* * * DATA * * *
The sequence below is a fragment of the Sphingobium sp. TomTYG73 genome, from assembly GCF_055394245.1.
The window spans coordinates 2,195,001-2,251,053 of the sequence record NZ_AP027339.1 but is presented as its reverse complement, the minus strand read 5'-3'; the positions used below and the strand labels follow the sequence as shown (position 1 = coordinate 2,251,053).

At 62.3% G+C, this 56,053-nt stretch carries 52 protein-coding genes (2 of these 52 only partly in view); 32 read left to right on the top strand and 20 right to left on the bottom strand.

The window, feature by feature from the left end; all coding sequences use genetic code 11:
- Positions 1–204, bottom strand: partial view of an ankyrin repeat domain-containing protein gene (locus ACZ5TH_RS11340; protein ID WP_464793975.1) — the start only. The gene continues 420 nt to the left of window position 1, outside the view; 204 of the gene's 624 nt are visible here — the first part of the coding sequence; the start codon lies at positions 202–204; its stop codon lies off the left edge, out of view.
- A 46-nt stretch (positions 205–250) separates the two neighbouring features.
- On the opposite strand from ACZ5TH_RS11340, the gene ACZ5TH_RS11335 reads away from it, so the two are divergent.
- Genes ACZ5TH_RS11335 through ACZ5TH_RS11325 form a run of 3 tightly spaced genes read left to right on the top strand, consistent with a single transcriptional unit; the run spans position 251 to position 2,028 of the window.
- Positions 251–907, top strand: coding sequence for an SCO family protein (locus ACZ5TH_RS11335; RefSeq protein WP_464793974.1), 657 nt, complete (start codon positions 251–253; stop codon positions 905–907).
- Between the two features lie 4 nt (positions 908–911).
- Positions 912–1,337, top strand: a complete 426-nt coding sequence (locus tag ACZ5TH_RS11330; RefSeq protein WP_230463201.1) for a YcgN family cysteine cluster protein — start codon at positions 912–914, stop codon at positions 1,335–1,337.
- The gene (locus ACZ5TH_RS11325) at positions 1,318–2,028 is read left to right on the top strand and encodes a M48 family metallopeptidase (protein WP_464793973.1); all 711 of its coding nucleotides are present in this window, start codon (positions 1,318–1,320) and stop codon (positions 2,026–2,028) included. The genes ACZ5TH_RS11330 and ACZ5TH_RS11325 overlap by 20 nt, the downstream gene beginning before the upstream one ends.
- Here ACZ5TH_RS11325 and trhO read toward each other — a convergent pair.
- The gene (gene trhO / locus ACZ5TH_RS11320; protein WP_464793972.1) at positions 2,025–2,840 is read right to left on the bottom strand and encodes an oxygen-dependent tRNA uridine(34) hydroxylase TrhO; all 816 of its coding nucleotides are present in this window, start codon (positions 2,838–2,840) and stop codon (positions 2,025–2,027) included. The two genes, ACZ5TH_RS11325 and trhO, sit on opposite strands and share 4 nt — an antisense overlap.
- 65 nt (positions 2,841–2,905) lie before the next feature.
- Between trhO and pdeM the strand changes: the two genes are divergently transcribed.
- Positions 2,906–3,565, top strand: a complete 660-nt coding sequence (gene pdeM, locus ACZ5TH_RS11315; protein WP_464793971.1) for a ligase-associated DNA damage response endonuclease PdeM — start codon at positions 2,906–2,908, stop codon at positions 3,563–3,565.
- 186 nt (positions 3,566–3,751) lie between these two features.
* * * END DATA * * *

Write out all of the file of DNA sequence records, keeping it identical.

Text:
The sequence below is a fragment of the Sphingobium sp. TomTYG73 genome, from assembly GCF_055394245.1.
The window spans coordinates 2,195,001-2,251,053 of the sequence record NZ_AP027339.1 but is presented as its reverse complement, the minus strand read 5'-3'; the positions used below and the strand labels follow the sequence as shown (position 1 = coordinate 2,251,053).

At 62.3% G+C, this 56,053-nt stretch carries 52 protein-coding genes (2 of these 52 only partly in view); 32 read left to right on the top strand and 20 right to left on the bottom strand.

The window, feature by feature from the left end; all coding sequences use genetic code 11:
- Positions 1–204, bottom strand: partial view of an ankyrin repeat domain-containing protein gene (locus ACZ5TH_RS11340; protein ID WP_464793975.1) — the start only. The gene continues 420 nt to the left of window position 1, outside the view; 204 of the gene's 624 nt are visible here — the first part of the coding sequence; the start codon lies at positions 202–204; its stop codon lies off the left edge, out of view.
- A 46-nt stretch (positions 205–250) separates the two neighbouring features.
- On the opposite strand from ACZ5TH_RS11340, the gene ACZ5TH_RS11335 reads away from it, so the two are divergent.
- Genes ACZ5TH_RS11335 through ACZ5TH_RS11325 form a run of 3 tightly spaced genes read left to right on the top strand, consistent with a single transcriptional unit; the run spans position 251 to position 2,028 of the window.
- Positions 251–907, top strand: coding sequence for an SCO family protein (locus ACZ5TH_RS11335; RefSeq protein WP_464793974.1), 657 nt, complete (start codon positions 251–253; stop codon positions 905–907).
- Between the two features lie 4 nt (positions 908–911).
- Positions 912–1,337, top strand: a complete 426-nt coding sequence (locus tag ACZ5TH_RS11330; RefSeq protein WP_230463201.1) for a YcgN family cysteine cluster protein — start codon at positions 912–914, stop codon at positions 1,335–1,337.
- The gene (locus ACZ5TH_RS11325) at positions 1,318–2,028 is read left to right on the top strand and encodes a M48 family metallopeptidase (protein WP_464793973.1); all 711 of its coding nucleotides are present in this window, start codon (positions 1,318–1,320) and stop codon (positions 2,026–2,028) included. The genes ACZ5TH_RS11330 and ACZ5TH_RS11325 overlap by 20 nt, the downstream gene beginning before the upstream one ends.
- Here ACZ5TH_RS11325 and trhO read toward each other — a convergent pair.
- The gene (gene trhO / locus ACZ5TH_RS11320; protein WP_464793972.1) at positions 2,025–2,840 is read right to left on the bottom strand and encodes an oxygen-dependent tRNA uridine(34) hydroxylase TrhO; all 816 of its coding nucleotides are present in this window, start codon (positions 2,838–2,840) and stop codon (positions 2,025–2,027) included. The two genes, ACZ5TH_RS11325 and trhO, sit on opposite strands and share 4 nt — an antisense overlap.
- 65 nt (positions 2,841–2,905) lie before the next feature.
- Between trhO and pdeM the strand changes: the two genes are divergently transcribed.
- Positions 2,906–3,565, top strand: a complete 660-nt coding sequence (gene pdeM, locus ACZ5TH_RS11315; protein WP_464793971.1) for a ligase-associated DNA damage response endonuclease PdeM — start codon at positions 2,906–2,908, stop codon at positions 3,563–3,565.
- 186 nt (positions 3,566–3,751) lie between these two features.